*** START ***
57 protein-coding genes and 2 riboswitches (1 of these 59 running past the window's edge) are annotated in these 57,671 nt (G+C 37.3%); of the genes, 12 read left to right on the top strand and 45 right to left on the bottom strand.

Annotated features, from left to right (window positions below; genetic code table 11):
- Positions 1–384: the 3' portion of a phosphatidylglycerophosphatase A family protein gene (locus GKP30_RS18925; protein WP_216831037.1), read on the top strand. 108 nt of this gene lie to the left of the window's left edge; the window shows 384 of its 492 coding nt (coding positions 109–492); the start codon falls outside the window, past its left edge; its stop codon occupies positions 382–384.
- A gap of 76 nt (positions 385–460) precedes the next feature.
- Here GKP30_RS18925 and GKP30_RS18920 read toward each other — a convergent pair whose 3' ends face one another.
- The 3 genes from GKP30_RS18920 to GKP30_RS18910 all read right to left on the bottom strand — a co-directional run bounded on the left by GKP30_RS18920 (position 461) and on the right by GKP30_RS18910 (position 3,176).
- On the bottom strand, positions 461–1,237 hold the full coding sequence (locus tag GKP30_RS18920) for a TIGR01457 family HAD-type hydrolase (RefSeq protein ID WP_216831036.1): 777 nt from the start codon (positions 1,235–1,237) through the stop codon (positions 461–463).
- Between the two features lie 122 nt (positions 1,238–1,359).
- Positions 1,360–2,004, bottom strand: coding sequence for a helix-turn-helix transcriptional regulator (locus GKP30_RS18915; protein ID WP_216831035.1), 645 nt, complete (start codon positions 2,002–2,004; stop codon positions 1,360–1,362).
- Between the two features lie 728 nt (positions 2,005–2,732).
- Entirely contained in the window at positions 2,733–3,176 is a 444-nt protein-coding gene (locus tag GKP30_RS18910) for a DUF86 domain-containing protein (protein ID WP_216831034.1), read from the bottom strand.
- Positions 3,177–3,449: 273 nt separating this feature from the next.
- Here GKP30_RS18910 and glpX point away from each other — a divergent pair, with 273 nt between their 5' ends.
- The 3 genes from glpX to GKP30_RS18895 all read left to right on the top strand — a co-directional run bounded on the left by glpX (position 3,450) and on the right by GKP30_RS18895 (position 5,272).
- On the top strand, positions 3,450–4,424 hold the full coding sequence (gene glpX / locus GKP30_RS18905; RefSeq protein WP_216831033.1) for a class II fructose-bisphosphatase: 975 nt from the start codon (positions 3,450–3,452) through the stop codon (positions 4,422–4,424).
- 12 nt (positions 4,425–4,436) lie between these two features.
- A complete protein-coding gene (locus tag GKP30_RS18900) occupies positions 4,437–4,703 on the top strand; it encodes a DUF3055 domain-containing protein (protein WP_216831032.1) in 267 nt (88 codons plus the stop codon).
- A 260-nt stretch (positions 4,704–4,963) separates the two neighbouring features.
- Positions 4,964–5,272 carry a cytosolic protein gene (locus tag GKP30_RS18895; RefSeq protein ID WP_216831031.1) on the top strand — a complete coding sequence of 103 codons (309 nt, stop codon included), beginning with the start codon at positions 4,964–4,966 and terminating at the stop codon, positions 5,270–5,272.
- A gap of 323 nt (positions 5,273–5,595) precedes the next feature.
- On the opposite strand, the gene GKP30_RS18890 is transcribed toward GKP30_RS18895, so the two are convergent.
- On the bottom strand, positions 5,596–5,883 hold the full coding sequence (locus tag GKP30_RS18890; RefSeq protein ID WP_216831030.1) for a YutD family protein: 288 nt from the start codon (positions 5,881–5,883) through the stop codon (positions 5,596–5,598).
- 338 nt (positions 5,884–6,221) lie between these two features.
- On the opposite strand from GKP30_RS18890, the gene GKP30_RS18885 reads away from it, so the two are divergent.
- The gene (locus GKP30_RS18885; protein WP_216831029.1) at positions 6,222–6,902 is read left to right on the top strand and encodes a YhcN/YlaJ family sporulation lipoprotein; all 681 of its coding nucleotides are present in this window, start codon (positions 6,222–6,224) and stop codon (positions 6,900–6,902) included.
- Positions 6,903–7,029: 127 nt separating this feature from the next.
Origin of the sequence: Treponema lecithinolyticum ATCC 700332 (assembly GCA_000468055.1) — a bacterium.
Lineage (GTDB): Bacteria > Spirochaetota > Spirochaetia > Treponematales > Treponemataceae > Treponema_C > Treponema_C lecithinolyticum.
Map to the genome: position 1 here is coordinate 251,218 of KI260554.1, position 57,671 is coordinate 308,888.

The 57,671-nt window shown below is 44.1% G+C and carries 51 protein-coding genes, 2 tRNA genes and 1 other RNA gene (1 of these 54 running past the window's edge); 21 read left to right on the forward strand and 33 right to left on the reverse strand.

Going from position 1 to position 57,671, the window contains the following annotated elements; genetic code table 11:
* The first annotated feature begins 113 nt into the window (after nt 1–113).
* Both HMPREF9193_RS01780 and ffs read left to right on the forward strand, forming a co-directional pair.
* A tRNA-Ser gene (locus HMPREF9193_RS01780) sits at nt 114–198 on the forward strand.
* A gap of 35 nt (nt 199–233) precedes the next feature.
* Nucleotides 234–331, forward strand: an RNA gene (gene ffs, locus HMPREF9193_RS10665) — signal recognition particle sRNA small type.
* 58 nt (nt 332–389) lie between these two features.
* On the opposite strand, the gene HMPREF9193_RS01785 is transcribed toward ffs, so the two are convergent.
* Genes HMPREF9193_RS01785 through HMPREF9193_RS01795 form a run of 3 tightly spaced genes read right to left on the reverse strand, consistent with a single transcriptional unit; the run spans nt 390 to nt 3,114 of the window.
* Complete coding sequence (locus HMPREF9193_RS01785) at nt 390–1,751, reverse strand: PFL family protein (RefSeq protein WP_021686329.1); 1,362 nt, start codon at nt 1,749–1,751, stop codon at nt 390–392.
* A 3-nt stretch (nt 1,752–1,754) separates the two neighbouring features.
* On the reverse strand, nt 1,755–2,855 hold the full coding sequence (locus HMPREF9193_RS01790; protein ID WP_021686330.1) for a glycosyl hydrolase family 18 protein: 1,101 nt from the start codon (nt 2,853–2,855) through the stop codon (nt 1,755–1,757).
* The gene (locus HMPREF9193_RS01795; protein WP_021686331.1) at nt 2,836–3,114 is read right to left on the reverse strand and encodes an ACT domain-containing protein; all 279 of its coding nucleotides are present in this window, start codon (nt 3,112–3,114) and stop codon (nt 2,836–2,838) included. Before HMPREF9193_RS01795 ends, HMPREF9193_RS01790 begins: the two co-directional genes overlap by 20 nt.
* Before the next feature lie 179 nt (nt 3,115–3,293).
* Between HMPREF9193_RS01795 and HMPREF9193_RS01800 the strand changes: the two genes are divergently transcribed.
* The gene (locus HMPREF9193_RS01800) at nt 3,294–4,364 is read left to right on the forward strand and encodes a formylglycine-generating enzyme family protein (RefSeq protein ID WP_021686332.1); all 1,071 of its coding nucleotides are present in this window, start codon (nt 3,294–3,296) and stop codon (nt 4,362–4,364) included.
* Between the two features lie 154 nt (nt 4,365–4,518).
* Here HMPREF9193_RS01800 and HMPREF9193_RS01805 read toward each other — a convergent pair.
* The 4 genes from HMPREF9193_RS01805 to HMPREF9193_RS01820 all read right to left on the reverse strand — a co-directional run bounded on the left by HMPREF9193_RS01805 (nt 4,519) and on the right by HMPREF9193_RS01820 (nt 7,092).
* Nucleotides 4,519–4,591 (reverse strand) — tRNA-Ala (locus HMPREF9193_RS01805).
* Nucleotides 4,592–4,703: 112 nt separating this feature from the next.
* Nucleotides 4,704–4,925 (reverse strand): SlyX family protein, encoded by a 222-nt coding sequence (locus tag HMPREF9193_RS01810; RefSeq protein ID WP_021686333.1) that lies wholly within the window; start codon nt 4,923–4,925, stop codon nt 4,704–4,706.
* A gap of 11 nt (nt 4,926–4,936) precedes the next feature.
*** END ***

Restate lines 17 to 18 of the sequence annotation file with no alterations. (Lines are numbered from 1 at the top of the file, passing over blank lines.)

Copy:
- A complete protein-coding gene (locus tag GKP30_RS18900) occupies positions 4,437–4,703 on the top strand; it encodes a DUF3055 domain-containing protein (protein WP_216831032.1) in 267 nt (88 codons plus the stop codon).
- A 260-nt stretch (positions 4,704–4,963) separates the two neighbouring features.